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Roots | Of solutions © Susan L Hart 2019

Transcendental | Nature

My grandmother raved many times to me about the majestic Rocky Mountains of Canada. She was a woman whose soul deeply craved travel and adventure, but alas, her life circumstances largely prevented it.

However, a one-time serendipitous trip to those mountains became indelibly imprinted on her heart. For the rest of her life, she held the vision and feeling of that place within her like a precious gold nugget. It fed her soul. She called the Rockies “God’s country”.

Transcendentalist writers Ralph Waldo Emerson and Henry David Thoreau would agree with my grandmother. When we really tune into nature, we hook into the divine energy (whatever we each believe that to be) which breathes in all living things. We feel connected. Our souls transcend the mundane and remember the infinite nature of who we really are.

The divine is evident in the tiny dragonfly, but sometimes it takes a mighty mountain to awaken our souls. When we gaze upward at those magnificent rock faces, we feel small and big, all at the same time. The sublime grandeur within and without is undeniable. If such a thing as this exists in the world, then surely anything must be possible. And indeed, it is.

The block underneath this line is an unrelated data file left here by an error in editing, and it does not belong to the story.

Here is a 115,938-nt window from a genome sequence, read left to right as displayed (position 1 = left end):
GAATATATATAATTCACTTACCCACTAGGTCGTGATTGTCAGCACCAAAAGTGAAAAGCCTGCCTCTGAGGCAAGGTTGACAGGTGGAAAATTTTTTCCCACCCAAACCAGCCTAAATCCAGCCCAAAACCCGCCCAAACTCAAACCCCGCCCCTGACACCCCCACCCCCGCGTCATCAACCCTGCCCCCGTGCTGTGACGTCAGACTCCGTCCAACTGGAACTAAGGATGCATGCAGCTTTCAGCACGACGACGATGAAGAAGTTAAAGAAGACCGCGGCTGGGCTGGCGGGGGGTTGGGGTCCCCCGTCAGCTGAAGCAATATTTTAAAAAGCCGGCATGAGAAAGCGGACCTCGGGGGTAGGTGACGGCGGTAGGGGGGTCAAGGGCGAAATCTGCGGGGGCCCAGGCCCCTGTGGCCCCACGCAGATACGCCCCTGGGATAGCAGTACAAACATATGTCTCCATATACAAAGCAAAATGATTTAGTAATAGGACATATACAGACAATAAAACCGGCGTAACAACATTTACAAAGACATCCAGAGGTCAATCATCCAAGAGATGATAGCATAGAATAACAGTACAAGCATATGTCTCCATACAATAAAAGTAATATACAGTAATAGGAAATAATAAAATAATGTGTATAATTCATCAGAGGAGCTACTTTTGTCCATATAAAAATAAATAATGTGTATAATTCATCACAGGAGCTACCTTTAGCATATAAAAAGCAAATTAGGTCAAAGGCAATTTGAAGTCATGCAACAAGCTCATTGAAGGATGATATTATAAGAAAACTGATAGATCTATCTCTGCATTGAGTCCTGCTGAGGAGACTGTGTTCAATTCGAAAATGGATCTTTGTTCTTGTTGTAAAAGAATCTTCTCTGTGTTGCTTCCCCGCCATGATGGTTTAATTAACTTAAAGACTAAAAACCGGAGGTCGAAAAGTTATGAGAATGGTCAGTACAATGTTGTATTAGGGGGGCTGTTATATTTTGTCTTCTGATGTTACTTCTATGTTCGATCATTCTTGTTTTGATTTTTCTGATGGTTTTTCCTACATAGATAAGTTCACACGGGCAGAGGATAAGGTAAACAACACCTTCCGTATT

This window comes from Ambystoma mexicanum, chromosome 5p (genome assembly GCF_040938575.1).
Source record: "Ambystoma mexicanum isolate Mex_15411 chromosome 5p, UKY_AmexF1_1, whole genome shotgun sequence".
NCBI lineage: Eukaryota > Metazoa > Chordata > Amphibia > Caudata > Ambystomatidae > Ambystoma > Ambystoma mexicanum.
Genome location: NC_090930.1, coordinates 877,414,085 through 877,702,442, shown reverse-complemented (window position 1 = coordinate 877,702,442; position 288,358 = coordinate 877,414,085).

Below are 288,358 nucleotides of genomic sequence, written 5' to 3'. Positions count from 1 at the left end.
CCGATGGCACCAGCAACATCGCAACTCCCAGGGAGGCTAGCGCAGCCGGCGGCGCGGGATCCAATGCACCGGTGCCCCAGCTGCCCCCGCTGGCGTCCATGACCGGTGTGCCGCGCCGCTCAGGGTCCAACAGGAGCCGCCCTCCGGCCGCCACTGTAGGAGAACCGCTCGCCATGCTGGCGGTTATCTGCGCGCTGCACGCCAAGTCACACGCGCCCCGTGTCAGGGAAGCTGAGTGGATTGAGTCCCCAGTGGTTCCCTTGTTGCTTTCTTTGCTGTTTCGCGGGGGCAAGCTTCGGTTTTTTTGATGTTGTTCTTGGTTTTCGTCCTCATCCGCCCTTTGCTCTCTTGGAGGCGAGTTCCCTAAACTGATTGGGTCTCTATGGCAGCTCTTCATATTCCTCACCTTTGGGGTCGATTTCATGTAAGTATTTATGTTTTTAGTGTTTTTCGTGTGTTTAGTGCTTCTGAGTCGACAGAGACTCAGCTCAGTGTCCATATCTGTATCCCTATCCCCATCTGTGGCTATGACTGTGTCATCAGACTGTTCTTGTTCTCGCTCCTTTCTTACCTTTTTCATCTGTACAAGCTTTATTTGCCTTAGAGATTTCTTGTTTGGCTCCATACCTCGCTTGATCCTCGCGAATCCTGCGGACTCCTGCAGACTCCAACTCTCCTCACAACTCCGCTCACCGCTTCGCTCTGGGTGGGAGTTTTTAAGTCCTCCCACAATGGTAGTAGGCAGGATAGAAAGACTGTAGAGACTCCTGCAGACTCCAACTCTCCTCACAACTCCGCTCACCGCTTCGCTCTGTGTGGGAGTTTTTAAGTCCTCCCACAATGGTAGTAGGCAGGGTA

Take a moment to read the few quotes by Emerson and Thoreau, then enter the photo and imagine drifting on that tranquil lake in the tiny red canoe. No phones, no crowds, no stress, just blessed beauty, solitude and peace, the fullness of nature.

Do you hear your soul singing yet?

Inspirational Quotes by Emerson & Thoreau:

“In the woods is perpetual youth. In the woods we return to faith and reason.” ~ Ralph Waldo Emerson

“Live in the sunshine, swim the sea, drink the wild air.” ~ Ralph Waldo Emerson

“All I have seen teaches me to trust the Creator for all I have not seen.” ~ Ralph Waldo Emerson

“I have a room all to myself; it is nature.” ~ Henry David Thoreau

“Adopt the pace of nature: her secret is patience.” ~ Ralph Waldo Emerson

“All good things are wild and free.” ~ Henry David Thoreau

“Nature will bear the closest inspection. She invites us to lay our eye level with her smallest leaf, and take an insect view of its plain.” ~ Henry David Thoreau

“Nature is full of genius, full of the divinity; so that not a snowflake escapes its fashioning hand.” ~ Henry David Thoreau

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Transcendental | Nature © Susan L Hart 2020 – Dedicated to Frances

A New Beginning | 2020

New years can be a little daunting. There is all that self-assessment of the year past, and realizing that perhaps we didn’t accomplish quite all that we intended 365 days ago. There is certainly some of that going on for me today.